Lenore Taylor thinks the sacking of senior public servants smacks of ideology, not values. She says two of them, Martin Parkinson and Blair Comley, appear to have been punished because of their roles in implementing the former government’s policy on climate change.

The Climate Commission site is still there, for now. I wonder for how much longer.

The other three actions require legislation – getting rid of the ‘carbon tax’, shutting down the Climate Change Authority and the Clean Energy Finance Corporation. So all the Government can do now is commence preparing legislation. Continue reading Abbott’s direct action on climate

Soil carbon and direct (in)action

Last week on the 7.30 Report we were treated to a debate between Mark Butler, the climate change minister and his Opposition counterpart, Greg Hunt, that just did not work. Leigh Sales tried a hard-edged questioning style, but unfortunately did not come close to being familiar with the topic. So large parts of the LNP agenda were unaddressed, such as their dismantling of the institutional framework of the the Climate Commission, the Climate Change Authority, the incorporation of the Climate Department into the broader environment department and the dismantling of the Clean Energy Finance Corporation.

One issue canvassed was the sequestration of carbon in soil, which comprises a large part of the LNP’s mitigation strategy.

Mark Butler said the cost of such abatement was higher than previously thought, the potential for sequestration less and given the problems and uncertainties there “may be some opportunity to abate carbon pollution through soil carbon initiatives in the future, but it is grossly irresponsible to make it the centrepiece of a nationwide carbon pollution policy.”

Hunt dismissed those concerns, quoting the CSIRO but when he was pressed on whether he was talking about just soil carbon he said he meant the full range of green carbon initiatives – mallee and mulga revegetation, reforestation, avoided deforestation, soil carbon.

A recent article in Nature (paywalled) came to the conclusion that:

considering carbon storage on land as a means to ‘offset’ CO2 emissions from burning fossil fuels (an idea with wide currency) is scientifically flawed. The capacity of terrestrial ecosystems to store carbon is finite and the current sequestration potential primarily reflects depletion due to past land use. Avoiding emissions from land carbon stocks and refilling depleted stocks reduces atmospheric CO2 concentration, but the maximum amount of this reduction is equivalent to only a small fraction of potential fossil fuel emissions.

Continue reading Soil carbon and direct (in)action

Direct action examined and found wanting

Yesterday The Climate Institute released a policy brief Coalition Climate Policy and the National Climate Interest which not to mince words is a complete crock, will increase emissions and ruin our reputation on climate matters in the world. The report, based on modelling by Sinclair Knight Merz-MMA and Monash University’s Centre of Policy Studies, was then declared by Greg Hunt to be “one of the silliest reports” he has ever seen prepared by “a clear partisan political organisation” which backs the ALP.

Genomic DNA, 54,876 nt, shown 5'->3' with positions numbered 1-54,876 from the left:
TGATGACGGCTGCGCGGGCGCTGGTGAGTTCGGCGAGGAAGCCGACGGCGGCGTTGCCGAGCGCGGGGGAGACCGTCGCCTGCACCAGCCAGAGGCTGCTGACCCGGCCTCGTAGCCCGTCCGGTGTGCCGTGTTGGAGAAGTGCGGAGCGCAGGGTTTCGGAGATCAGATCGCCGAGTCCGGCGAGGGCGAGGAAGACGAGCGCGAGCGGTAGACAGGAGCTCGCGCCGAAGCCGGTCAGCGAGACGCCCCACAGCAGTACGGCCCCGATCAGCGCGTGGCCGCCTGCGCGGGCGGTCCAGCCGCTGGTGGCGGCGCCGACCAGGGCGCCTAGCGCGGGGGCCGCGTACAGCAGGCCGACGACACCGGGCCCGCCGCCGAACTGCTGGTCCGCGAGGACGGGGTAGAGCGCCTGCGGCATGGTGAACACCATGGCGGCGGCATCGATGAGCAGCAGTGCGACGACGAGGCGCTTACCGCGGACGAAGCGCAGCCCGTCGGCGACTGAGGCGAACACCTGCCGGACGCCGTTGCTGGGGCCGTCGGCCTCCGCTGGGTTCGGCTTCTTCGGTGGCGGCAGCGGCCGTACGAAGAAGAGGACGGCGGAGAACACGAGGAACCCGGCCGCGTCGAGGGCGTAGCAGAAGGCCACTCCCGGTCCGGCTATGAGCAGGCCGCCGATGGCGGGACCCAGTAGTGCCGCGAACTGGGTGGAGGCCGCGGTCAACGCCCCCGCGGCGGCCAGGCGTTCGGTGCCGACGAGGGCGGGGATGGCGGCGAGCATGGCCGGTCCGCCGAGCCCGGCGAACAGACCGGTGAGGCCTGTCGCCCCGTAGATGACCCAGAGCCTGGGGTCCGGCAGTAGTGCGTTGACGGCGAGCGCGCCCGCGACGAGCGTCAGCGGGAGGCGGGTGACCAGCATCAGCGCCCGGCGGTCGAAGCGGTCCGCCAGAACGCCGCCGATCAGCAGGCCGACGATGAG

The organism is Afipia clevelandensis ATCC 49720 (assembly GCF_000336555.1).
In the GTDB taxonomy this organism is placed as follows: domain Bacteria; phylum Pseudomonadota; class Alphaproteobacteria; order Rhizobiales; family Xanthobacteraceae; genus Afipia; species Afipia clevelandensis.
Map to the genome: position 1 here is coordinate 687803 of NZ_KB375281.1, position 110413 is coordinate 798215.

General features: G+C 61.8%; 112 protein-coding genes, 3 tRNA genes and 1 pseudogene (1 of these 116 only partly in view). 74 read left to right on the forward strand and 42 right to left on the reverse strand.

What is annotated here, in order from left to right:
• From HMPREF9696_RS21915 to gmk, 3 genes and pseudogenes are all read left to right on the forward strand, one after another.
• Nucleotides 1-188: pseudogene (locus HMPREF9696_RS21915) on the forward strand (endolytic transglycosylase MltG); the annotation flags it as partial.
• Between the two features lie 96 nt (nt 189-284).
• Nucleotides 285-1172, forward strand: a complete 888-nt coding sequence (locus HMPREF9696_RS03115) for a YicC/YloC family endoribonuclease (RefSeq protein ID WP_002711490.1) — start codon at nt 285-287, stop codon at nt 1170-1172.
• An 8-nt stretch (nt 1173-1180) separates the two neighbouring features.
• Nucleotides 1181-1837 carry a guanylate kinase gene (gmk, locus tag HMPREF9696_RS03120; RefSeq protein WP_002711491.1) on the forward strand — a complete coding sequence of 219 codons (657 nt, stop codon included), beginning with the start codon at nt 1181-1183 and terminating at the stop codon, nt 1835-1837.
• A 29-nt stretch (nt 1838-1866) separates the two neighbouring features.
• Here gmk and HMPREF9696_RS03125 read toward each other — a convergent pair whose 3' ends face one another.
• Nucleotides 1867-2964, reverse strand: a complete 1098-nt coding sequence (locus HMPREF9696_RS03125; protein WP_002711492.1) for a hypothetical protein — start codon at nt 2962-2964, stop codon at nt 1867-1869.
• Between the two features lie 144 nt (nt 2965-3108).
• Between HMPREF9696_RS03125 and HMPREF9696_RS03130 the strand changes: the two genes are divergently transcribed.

Giles Parkinson’s article The black hole in Tony Abbott’s frat party climate policy gives a comprehensive account and I commend it to readers.

Abbott in response to Rudd’s bringing forward of the ETS gave his memorable opinion on such trading schemes:

“It’s a so-called market in the non-delivery of an invisible substance to no-one.”

Sara Phillips finds this curious since

the financial markets do a lot of trading in non-deliveries of invisible substances to no one. Water-front mansions in Abbott’s electorate of Warringah have been built on the profits of those trades.

Continue reading Direct action examined and found wanting

Are they liars and clunkheads still?

Back on 3 September 2010, 12 days after the election, Laura Tingle wrote:

There are two possible explanations for how an opposition presenting itself as an alternative government could end up with an $11 billion hole in the cost of its election commitments.

One is that they are liars, the other is that they are clunkheads. Actually, there is a third explanation: they are liars and clunkheads.

But whatever the combination, they are not fit to govern.

Then this:

But what is more extraordinary is that now, having been caught out, Tony Abbott, Joe Hockey and Andrew Robb are continuing to try to bluff their way through, suggesting there is nothing more than a gentlemanly difference of opinion between them and the bureaucracy.

The brazenness of the three men only becomes really clear when they claim the bureaucrats’ document actually proves the budget would be $7 billion better off under the Coalition.

There is no other term for any of this except “complete bullshit”, to use one of Abbott’s favourite terms.

Ever since those three brazen bullshit artists have been rubbishing the institutions that called them on their incompetence and/or perfidy.

On Tuesday this week Treasury and Finance issued the Pre-Election Fiscal Outlook (PEFO) in which the charter of budget of honesty requires them to identify “all other circumstances that may have a material effect on the fiscal and economic outlook”. Laura Tingle explains how Treasury and Finance have used the modelling at their disposal to project receipts and payments over the next ten years. The results are inconvenient to the common view that we are headed down the crapper. You see they found that receipts are going to pick up in the out years, so that in ten years time net debt will be restored to around zero. Continue reading Are they liars and clunkheads still?